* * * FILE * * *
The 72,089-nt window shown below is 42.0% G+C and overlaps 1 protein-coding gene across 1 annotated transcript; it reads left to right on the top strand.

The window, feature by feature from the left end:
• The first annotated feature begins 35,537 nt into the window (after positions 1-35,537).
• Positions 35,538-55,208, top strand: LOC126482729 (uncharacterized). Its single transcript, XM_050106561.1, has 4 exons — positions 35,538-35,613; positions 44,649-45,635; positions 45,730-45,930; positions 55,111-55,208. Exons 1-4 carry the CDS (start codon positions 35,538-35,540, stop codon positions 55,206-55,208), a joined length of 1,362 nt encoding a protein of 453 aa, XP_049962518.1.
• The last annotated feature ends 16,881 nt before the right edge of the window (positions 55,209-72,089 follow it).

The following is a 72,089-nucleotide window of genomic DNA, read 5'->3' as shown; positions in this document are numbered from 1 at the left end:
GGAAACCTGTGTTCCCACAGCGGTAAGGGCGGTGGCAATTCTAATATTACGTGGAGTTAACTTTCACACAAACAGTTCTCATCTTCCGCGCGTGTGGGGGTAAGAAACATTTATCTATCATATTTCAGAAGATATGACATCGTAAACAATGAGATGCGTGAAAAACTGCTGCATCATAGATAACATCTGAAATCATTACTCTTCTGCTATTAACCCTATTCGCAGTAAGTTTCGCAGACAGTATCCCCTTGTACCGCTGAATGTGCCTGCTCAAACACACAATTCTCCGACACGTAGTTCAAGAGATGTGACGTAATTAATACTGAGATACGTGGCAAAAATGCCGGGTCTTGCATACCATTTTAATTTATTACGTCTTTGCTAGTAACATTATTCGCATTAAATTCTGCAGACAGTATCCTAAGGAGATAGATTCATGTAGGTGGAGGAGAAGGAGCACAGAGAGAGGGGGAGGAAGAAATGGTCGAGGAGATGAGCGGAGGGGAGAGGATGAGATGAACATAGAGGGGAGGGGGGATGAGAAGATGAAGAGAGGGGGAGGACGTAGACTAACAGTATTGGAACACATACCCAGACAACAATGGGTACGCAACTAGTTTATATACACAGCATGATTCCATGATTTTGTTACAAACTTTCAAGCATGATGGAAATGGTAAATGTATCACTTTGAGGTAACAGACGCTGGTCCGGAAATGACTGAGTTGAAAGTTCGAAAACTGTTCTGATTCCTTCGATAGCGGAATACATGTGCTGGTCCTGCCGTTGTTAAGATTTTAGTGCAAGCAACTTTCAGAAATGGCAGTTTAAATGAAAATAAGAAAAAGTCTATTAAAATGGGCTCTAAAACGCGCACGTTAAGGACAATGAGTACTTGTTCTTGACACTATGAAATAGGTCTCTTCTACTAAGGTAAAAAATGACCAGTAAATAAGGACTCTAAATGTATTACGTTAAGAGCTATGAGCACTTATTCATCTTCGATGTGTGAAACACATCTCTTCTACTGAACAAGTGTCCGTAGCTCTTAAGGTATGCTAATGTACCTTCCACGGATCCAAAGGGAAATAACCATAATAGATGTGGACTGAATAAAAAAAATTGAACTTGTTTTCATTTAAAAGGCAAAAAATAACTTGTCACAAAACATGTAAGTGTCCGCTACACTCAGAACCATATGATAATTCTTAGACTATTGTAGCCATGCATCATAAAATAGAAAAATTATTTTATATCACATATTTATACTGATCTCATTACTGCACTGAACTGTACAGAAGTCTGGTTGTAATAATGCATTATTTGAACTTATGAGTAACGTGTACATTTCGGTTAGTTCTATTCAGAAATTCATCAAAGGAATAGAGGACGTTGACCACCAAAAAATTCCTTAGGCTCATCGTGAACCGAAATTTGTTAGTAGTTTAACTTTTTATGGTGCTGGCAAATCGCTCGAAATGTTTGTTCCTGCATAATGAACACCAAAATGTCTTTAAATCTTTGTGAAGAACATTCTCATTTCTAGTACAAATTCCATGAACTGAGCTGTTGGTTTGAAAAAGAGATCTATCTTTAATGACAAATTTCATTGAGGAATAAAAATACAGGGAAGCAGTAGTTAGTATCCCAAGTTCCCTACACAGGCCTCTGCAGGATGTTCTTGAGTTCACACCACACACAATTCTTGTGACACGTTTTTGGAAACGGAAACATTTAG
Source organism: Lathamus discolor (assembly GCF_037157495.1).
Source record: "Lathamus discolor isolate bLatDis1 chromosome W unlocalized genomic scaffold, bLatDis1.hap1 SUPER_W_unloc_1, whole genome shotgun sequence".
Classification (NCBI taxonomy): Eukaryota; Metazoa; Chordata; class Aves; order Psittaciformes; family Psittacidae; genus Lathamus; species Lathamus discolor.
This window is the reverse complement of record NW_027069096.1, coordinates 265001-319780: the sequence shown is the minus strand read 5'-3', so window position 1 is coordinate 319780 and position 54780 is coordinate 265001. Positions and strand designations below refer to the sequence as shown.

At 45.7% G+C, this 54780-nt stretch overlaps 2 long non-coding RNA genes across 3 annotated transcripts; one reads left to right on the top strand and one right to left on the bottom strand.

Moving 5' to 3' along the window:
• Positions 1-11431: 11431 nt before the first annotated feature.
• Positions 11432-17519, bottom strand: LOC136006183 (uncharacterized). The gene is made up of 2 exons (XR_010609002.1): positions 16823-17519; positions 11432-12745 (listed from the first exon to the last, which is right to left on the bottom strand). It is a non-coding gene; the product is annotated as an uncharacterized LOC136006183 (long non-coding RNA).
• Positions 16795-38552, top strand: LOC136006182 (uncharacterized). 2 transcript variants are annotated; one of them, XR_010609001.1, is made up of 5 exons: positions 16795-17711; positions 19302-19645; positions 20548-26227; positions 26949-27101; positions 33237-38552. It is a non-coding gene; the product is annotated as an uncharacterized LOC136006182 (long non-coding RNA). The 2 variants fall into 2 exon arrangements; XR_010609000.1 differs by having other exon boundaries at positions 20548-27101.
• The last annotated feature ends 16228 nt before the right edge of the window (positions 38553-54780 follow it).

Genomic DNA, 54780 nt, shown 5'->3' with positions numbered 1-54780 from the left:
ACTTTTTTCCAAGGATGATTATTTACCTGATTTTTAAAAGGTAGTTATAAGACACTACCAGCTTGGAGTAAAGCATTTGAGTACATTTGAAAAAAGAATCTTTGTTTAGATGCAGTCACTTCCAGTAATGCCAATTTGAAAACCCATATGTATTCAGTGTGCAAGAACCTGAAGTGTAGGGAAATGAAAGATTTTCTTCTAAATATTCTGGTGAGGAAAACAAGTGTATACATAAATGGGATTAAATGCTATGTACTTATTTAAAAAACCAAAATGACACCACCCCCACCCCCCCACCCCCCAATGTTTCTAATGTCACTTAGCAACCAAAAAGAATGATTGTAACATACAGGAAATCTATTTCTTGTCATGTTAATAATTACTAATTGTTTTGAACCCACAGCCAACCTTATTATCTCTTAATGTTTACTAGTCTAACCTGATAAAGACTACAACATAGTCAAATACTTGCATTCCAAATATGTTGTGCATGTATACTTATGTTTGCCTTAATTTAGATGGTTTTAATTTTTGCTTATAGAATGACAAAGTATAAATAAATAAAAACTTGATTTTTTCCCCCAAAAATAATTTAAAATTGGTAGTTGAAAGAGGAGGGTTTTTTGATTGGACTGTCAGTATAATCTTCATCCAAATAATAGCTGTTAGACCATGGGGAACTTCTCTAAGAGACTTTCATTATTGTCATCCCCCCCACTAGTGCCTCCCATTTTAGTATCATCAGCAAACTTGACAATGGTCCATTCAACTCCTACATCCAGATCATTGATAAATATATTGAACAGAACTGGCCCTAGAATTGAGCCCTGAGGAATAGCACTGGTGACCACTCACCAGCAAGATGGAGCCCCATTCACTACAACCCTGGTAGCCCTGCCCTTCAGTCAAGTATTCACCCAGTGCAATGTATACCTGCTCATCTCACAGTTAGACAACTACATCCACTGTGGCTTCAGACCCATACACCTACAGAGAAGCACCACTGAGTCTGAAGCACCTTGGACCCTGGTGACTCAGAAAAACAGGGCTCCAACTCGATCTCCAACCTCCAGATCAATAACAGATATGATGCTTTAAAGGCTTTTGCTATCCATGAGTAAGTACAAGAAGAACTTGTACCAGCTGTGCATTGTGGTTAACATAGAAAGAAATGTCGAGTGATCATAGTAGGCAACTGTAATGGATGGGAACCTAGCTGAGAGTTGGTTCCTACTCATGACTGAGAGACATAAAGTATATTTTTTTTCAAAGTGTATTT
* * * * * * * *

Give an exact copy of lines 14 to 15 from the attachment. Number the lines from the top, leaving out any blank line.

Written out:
• Positions 1-11431: 11431 nt before the first annotated feature.
• Positions 11432-17519, bottom strand: LOC136006183 (uncharacterized). The gene is made up of 2 exons (XR_010609002.1): positions 16823-17519; positions 11432-12745 (listed from the first exon to the last, which is right to left on the bottom strand). It is a non-coding gene; the product is annotated as an uncharacterized LOC136006183 (long non-coding RNA).